In a similar fashion, the tech world went through a ‘spam’ epidemic where short-sighted companies did not appreciate the value of the interaction whether that was an email or an ad. They later understood how motivation and persuasion works and altered their ways; and with that, the perception of the public of marketing being an interaction instead of a transaction.
Although through the work of great non-profit organisations, the pendulum started swinging the other way, we need to enforce this effort of rebranding charity. Donations should be warm fuzzy interactions filling us with hope, joy and excitement; not pushy transactions. It will take time, but it is paramount.
In a world of abundance of content and noise, attention has become one of the most precious resources for companies. The reward of content-marketing done well is a powerful recognisable brand with a clear voice and values.
Tech companies started using content marketing more and more as it is one of the most effective (yet hard to measure) and authentic marketing strategies out there. They do so by producing valuable content such as: useful blogs, mini-tools, videos, podcasts and so on.
Trust & Transparency
The most common reason most of my friends cannot be bothered to give to charity is trust.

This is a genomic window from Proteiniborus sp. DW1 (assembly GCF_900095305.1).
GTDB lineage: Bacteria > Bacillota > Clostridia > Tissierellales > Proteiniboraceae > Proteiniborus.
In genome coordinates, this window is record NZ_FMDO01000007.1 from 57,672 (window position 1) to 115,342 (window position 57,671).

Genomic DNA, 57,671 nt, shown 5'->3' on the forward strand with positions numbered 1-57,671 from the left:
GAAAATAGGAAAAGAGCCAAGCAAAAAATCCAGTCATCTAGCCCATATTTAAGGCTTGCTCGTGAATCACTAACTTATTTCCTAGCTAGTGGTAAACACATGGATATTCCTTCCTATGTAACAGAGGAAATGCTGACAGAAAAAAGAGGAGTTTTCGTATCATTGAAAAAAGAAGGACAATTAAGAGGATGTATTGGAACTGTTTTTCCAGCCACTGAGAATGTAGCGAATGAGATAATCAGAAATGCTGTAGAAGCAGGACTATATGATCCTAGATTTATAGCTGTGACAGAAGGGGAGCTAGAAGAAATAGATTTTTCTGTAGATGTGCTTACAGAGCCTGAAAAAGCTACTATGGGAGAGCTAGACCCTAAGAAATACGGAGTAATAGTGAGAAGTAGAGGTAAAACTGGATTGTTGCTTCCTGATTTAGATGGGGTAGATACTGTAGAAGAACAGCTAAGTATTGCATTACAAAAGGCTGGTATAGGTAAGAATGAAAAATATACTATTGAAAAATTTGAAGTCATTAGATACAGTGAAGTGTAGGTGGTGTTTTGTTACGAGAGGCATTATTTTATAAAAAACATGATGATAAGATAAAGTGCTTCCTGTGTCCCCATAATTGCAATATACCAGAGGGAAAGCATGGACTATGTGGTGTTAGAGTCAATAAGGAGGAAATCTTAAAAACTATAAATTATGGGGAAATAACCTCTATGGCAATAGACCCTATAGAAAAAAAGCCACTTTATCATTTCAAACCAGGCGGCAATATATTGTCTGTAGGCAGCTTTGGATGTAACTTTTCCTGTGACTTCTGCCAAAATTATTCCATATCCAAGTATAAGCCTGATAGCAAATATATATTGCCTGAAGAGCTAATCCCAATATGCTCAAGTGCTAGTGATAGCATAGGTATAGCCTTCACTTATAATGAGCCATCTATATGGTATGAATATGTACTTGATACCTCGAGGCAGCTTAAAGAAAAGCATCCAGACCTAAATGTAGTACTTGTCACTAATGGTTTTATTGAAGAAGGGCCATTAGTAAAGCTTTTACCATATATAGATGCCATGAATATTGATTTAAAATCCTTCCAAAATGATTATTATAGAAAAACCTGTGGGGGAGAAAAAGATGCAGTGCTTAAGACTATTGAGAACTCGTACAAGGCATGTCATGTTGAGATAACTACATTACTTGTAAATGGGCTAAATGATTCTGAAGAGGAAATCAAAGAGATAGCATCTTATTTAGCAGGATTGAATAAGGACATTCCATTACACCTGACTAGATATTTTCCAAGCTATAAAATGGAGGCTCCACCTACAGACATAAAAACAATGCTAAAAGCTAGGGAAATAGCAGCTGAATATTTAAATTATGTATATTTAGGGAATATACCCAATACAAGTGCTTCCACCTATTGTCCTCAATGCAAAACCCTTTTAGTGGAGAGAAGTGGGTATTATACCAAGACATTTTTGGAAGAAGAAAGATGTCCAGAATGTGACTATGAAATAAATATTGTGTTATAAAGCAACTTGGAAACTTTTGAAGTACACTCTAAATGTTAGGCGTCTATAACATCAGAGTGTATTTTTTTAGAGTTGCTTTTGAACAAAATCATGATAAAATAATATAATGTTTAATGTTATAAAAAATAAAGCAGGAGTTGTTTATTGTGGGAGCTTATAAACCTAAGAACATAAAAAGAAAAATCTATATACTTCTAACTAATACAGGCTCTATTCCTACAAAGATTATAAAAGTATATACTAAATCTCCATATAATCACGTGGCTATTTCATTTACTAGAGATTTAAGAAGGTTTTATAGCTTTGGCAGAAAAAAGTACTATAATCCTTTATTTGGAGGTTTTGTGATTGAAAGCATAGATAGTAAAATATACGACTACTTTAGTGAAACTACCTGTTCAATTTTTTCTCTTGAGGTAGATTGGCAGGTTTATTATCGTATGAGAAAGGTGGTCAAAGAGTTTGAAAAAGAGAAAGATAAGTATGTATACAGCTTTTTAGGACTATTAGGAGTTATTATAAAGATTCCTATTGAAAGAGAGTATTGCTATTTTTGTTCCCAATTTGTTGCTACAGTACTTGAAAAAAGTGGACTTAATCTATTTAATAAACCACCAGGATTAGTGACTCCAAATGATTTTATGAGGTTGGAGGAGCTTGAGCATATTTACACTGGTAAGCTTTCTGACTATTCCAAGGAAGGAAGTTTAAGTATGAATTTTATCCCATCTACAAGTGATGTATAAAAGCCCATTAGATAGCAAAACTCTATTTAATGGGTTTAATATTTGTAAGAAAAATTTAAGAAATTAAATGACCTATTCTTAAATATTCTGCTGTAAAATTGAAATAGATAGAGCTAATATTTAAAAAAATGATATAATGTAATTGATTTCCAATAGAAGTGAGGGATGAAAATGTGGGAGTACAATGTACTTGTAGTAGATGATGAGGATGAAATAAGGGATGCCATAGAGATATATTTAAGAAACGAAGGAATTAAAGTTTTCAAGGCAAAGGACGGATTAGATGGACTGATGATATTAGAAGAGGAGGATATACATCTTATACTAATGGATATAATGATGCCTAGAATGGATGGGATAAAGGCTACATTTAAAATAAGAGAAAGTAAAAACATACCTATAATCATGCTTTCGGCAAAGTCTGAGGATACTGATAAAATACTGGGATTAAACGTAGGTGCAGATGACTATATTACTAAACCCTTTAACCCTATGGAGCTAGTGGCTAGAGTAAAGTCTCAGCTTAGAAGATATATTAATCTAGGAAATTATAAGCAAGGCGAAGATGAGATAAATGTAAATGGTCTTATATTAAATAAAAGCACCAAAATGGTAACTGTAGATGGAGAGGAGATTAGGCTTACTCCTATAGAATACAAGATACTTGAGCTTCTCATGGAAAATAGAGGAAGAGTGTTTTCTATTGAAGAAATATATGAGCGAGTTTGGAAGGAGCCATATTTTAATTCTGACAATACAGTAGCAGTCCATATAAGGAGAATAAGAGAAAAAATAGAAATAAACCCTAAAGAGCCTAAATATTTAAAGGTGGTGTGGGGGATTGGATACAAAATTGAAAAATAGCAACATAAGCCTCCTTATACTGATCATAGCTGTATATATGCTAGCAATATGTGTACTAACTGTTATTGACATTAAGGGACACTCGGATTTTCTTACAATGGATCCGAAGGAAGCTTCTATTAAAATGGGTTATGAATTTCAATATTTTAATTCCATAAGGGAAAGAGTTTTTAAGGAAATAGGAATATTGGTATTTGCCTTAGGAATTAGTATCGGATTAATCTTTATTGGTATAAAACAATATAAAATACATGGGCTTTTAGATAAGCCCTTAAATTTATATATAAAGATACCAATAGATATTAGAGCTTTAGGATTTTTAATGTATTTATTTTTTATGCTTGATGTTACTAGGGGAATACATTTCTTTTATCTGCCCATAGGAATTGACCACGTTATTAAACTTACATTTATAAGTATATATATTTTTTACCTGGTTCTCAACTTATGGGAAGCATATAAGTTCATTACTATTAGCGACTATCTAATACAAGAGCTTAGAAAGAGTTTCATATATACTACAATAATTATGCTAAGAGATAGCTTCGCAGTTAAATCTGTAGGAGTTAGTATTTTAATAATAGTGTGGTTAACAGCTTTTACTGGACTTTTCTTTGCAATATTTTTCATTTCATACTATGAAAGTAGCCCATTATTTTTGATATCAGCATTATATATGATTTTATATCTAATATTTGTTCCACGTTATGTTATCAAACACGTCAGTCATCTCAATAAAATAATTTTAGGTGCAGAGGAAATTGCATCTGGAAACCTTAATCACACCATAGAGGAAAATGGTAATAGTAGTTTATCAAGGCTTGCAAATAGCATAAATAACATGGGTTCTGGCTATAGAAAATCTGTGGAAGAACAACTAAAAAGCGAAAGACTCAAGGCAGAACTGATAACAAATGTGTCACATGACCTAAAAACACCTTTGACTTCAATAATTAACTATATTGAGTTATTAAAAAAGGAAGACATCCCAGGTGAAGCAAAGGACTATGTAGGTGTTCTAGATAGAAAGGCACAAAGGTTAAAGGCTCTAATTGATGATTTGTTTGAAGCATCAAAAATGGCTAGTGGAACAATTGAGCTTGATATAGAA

Transparency would be a tactic used to start (re)building that trust. Making data widely available, opening up the accounting books to reveal costs and how donations are used cent by cent.
Organisations such as charity: water as well as Pencils of Promise donate 100% of proceeds to the cause. 0% is allocated to overheads*. Instead those are covered by separate donors. Such a promise allows for 0 space for donors to doubt if their donations are making a difference or going in somebody else’s pocket. *sometimes payment processing fees.
Charities have traditionally utilised mediums such as physical letters, street volunteers, TV advertisements and physical events. Though there definitely is a place for such initiatives, leveraging the digital world like tech startups do, can be as and potentially many times more impactful. A single Tweet could reach more people in 10 minutes than a team of 10 volunteers could reach in a month in the streets of London.
Digital communication can happen over 3 mediums. Static text + images, audio & video. Leveraging the richer forms of communication can make a world of a difference. What one could relay with a 30-second clip, you would need a 30 page essay to convey. That is why we see Kickstarter campaigns requiring a video pitch, why there is an increased CTR for video content and well as increased engagement.